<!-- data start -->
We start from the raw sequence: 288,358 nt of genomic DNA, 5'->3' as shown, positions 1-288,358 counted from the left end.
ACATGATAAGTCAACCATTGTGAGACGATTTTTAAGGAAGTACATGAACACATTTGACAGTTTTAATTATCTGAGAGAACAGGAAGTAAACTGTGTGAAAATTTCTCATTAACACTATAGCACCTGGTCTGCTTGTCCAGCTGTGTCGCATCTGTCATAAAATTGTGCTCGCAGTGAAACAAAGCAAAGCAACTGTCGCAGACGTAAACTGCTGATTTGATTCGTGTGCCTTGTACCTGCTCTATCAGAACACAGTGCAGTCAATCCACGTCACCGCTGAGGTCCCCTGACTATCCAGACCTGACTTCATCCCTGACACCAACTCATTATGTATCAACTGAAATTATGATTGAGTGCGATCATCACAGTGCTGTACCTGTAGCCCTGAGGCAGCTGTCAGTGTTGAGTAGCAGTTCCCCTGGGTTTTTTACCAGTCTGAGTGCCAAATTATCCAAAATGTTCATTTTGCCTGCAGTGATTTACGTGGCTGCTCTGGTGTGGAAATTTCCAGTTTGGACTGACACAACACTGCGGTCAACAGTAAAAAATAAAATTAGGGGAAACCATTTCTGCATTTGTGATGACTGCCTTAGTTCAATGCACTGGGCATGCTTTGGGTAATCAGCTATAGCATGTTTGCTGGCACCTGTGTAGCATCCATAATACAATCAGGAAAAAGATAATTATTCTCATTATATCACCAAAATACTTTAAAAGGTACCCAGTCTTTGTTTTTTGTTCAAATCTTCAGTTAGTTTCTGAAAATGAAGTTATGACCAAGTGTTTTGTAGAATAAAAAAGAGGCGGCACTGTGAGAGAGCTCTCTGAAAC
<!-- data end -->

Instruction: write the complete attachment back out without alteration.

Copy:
We start from the raw sequence: 288,358 nt of genomic DNA, 5'->3' as shown, positions 1-288,358 counted from the left end.
ACATGATAAGTCAACCATTGTGAGACGATTTTTAAGGAAGTACATGAACACATTTGACAGTTTTAATTATCTGAGAGAACAGGAAGTAAACTGTGTGAAAATTTCTCATTAACACTATAGCACCTGGTCTGCTTGTCCAGCTGTGTCGCATCTGTCATAAAATTGTGCTCGCAGTGAAACAAAGCAAAGCAACTGTCGCAGACGTAAACTGCTGATTTGATTCGTGTGCCTTGTACCTGCTCTATCAGAACACAGTGCAGTCAATCCACGTCACCGCTGAGGTCCCCTGACTATCCAGACCTGACTTCATCCCTGACACCAACTCATTATGTATCAACTGAAATTATGATTGAGTGCGATCATCACAGTGCTGTACCTGTAGCCCTGAGGCAGCTGTCAGTGTTGAGTAGCAGTTCCCCTGGGTTTTTTACCAGTCTGAGTGCCAAATTATCCAAAATGTTCATTTTGCCTGCAGTGATTTACGTGGCTGCTCTGGTGTGGAAATTTCCAGTTTGGACTGACACAACACTGCGGTCAACAGTAAAAAATAAAATTAGGGGAAACCATTTCTGCATTTGTGATGACTGCCTTAGTTCAATGCACTGGGCATGCTTTGGGTAATCAGCTATAGCATGTTTGCTGGCACCTGTGTAGCATCCATAATACAATCAGGAAAAAGATAATTATTCTCATTATATCACCAAAATACTTTAAAAGGTACCCAGTCTTTGTTTTTTGTTCAAATCTTCAGTTAGTTTCTGAAAATGAAGTTATGACCAAGTGTTTTGTAGAATAAAAAAGAGGCGGCACTGTGAGAGAGCTCTCTGAAAC